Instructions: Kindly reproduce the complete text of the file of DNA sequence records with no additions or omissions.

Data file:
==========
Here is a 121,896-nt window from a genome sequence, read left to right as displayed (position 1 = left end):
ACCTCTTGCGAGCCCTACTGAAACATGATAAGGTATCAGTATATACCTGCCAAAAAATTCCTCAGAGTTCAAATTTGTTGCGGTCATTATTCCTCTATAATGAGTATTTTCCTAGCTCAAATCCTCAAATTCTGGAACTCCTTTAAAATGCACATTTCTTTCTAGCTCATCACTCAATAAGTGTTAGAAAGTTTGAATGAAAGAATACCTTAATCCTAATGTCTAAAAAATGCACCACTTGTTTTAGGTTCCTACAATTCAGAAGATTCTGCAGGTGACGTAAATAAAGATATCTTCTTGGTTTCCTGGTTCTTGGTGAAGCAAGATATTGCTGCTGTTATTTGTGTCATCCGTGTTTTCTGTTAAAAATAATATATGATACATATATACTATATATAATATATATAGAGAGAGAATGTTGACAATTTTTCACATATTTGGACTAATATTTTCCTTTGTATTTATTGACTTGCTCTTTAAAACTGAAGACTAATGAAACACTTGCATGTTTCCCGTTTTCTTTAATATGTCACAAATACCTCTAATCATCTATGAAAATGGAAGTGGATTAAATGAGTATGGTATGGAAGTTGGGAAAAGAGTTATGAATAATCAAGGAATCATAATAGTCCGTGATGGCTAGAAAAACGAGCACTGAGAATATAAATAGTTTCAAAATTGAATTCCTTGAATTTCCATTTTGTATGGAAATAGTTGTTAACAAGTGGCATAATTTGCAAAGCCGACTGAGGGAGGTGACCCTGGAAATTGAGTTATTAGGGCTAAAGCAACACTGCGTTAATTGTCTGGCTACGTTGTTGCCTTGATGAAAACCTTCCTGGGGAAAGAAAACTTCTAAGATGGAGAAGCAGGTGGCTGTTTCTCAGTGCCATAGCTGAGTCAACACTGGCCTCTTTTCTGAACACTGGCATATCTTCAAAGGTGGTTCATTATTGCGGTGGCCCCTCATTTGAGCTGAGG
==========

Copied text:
Here is a 121,896-nt window from a genome sequence, read left to right as displayed (position 1 = left end):
ACCTCTTGCGAGCCCTACTGAAACATGATAAGGTATCAGTATATACCTGCCAAAAAATTCCTCAGAGTTCAAATTTGTTGCGGTCATTATTCCTCTATAATGAGTATTTTCCTAGCTCAAATCCTCAAATTCTGGAACTCCTTTAAAATGCACATTTCTTTCTAGCTCATCACTCAATAAGTGTTAGAAAGTTTGAATGAAAGAATACCTTAATCCTAATGTCTAAAAAATGCACCACTTGTTTTAGGTTCCTACAATTCAGAAGATTCTGCAGGTGACGTAAATAAAGATATCTTCTTGGTTTCCTGGTTCTTGGTGAAGCAAGATATTGCTGCTGTTATTTGTGTCATCCGTGTTTTCTGTTAAAAATAATATATGATACATATATACTATATATAATATATATAGAGAGAGAATGTTGACAATTTTTCACATATTTGGACTAATATTTTCCTTTGTATTTATTGACTTGCTCTTTAAAACTGAAGACTAATGAAACACTTGCATGTTTCCCGTTTTCTTTAATATGTCACAAATACCTCTAATCATCTATGAAAATGGAAGTGGATTAAATGAGTATGGTATGGAAGTTGGGAAAAGAGTTATGAATAATCAAGGAATCATAATAGTCCGTGATGGCTAGAAAAACGAGCACTGAGAATATAAATAGTTTCAAAATTGAATTCCTTGAATTTCCATTTTGTATGGAAATAGTTGTTAACAAGTGGCATAATTTGCAAAGCCGACTGAGGGAGGTGACCCTGGAAATTGAGTTATTAGGGCTAAAGCAACACTGCGTTAATTGTCTGGCTACGTTGTTGCCTTGATGAAAACCTTCCTGGGGAAAGAAAACTTCTAAGATGGAGAAGCAGGTGGCTGTTTCTCAGTGCCATAGCTGAGTCAACACTGGCCTCTTTTCTGAACACTGGCATATCTTCAAAGGTGGTTCATTATTGCGGTGGCCCCTCATTTGAGCTGAGG